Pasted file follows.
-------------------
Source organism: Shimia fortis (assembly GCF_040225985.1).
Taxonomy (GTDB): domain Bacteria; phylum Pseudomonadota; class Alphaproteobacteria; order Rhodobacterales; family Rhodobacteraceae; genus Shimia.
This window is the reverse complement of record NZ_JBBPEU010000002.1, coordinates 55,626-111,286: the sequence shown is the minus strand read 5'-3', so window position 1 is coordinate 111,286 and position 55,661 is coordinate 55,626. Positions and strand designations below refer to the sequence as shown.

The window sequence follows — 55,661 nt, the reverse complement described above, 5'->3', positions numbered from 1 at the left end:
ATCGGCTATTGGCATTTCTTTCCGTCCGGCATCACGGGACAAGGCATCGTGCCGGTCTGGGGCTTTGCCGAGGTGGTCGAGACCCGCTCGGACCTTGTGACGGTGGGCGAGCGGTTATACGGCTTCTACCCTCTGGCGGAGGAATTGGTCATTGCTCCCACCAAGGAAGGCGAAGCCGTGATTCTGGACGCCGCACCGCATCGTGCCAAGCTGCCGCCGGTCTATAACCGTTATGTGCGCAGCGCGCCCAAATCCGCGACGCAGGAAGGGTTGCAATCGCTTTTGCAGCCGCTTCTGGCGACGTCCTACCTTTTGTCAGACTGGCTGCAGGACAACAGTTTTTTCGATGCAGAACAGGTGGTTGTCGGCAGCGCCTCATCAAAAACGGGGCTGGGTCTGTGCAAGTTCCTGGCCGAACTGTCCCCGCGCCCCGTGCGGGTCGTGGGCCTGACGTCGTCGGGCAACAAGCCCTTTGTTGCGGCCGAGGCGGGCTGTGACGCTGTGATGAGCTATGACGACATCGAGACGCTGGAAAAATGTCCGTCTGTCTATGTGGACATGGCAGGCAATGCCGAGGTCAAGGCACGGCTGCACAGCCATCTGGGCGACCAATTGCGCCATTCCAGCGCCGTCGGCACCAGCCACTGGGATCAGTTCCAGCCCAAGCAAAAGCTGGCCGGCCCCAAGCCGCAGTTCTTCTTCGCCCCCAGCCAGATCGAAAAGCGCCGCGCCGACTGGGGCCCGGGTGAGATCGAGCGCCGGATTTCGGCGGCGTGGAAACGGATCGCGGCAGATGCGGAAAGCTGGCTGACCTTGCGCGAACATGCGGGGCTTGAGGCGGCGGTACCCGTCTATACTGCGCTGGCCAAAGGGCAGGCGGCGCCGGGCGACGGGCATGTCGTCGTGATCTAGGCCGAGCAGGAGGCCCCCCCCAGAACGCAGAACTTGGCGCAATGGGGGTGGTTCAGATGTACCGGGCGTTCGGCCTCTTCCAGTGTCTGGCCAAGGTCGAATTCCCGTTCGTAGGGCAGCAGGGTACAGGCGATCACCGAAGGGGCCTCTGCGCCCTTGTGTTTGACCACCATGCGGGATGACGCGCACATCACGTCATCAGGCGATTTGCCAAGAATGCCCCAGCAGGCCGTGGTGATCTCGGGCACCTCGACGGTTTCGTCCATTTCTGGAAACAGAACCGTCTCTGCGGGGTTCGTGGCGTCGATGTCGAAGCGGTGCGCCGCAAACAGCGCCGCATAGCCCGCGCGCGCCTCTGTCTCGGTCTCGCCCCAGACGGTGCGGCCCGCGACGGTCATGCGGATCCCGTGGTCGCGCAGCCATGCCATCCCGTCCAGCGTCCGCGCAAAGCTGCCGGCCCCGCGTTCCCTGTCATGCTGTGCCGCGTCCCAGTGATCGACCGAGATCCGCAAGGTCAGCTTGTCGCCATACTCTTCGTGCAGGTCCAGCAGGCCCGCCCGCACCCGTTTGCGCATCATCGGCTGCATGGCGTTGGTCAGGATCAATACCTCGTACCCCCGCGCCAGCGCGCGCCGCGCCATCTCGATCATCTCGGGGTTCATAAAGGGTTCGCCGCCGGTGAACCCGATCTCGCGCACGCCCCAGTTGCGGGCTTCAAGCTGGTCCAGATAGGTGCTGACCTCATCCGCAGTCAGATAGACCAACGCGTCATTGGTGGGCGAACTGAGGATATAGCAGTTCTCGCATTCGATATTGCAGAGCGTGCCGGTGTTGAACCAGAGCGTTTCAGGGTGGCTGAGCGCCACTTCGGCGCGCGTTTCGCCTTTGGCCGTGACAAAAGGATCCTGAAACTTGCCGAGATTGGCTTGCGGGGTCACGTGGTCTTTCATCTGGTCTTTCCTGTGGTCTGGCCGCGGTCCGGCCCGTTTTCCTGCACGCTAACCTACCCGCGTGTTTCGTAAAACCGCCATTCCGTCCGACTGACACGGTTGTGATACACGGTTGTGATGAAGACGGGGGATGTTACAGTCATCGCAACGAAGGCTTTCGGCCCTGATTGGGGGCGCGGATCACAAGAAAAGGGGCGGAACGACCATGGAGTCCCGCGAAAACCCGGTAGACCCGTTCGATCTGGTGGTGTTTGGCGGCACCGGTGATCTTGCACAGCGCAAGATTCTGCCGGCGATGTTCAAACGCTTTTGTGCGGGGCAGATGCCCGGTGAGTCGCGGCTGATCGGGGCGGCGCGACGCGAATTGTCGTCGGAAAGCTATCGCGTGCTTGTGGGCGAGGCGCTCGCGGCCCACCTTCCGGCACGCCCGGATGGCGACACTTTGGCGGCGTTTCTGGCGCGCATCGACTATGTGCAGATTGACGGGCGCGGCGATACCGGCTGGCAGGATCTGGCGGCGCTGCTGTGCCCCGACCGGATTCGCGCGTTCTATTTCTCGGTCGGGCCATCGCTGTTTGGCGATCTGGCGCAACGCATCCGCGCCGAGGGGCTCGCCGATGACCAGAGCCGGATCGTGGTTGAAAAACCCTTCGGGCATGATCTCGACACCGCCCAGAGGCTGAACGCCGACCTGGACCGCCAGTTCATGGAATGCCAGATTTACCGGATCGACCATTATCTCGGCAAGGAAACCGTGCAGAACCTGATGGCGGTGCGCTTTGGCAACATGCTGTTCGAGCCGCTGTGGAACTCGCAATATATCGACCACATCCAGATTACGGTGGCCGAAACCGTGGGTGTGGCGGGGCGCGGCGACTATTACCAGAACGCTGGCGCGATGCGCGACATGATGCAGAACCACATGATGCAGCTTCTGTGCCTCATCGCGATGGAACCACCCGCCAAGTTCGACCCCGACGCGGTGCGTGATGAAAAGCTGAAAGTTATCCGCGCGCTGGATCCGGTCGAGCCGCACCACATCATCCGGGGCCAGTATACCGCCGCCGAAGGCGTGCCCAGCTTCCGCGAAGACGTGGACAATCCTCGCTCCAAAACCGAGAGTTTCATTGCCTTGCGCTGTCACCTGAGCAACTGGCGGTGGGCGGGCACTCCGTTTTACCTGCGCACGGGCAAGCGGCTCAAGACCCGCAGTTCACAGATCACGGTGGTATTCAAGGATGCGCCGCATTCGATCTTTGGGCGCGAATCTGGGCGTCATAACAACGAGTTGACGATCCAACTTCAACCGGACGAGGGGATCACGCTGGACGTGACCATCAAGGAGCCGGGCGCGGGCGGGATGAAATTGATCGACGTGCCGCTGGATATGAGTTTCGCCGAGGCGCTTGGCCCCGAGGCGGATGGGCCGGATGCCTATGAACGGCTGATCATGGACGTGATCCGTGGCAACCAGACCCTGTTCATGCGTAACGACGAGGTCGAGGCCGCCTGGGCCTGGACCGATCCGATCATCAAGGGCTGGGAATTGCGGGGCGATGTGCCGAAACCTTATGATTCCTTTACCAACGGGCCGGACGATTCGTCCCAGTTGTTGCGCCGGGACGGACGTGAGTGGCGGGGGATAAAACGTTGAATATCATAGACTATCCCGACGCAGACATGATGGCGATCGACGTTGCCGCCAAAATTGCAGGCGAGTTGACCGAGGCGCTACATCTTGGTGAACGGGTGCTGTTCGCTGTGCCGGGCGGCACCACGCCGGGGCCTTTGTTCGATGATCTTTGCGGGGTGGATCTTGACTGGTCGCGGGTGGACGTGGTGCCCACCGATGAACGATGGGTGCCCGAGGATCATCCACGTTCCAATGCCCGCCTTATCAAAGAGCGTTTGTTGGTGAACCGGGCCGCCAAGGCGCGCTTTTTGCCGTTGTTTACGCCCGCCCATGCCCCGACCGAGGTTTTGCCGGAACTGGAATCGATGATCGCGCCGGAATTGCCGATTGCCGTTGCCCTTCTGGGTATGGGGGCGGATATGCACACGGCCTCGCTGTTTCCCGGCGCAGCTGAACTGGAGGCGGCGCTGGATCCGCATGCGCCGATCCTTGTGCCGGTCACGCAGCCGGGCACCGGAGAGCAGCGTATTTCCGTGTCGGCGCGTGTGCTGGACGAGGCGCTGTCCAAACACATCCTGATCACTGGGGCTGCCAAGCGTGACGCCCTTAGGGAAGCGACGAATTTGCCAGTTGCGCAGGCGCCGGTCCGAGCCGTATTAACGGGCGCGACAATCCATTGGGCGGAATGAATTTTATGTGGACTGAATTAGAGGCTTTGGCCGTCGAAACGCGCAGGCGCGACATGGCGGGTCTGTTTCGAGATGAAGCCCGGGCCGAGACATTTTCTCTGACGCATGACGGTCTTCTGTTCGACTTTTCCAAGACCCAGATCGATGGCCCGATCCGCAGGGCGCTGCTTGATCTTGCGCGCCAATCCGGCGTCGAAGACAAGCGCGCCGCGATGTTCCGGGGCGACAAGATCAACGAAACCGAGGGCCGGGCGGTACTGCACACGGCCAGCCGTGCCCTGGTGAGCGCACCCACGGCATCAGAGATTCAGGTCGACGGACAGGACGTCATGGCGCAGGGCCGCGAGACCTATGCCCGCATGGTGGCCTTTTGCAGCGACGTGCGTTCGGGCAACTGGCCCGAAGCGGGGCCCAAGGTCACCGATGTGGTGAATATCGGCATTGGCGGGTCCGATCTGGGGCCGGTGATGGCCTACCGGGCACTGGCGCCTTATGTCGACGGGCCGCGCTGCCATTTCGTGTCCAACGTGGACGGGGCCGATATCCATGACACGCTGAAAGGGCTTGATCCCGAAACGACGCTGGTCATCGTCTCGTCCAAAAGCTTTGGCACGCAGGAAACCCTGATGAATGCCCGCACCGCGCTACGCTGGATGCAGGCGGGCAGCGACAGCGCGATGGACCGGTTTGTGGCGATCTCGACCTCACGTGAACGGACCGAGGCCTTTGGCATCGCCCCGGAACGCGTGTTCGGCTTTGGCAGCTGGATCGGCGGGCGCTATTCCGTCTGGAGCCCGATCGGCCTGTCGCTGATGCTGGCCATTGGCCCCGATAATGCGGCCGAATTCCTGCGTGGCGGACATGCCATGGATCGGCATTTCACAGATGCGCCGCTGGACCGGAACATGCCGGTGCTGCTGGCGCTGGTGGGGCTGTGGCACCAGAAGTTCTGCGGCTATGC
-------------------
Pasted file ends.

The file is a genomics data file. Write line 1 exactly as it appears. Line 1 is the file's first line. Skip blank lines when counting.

Source organism: Shimia fortis (assembly GCF_040225985.1).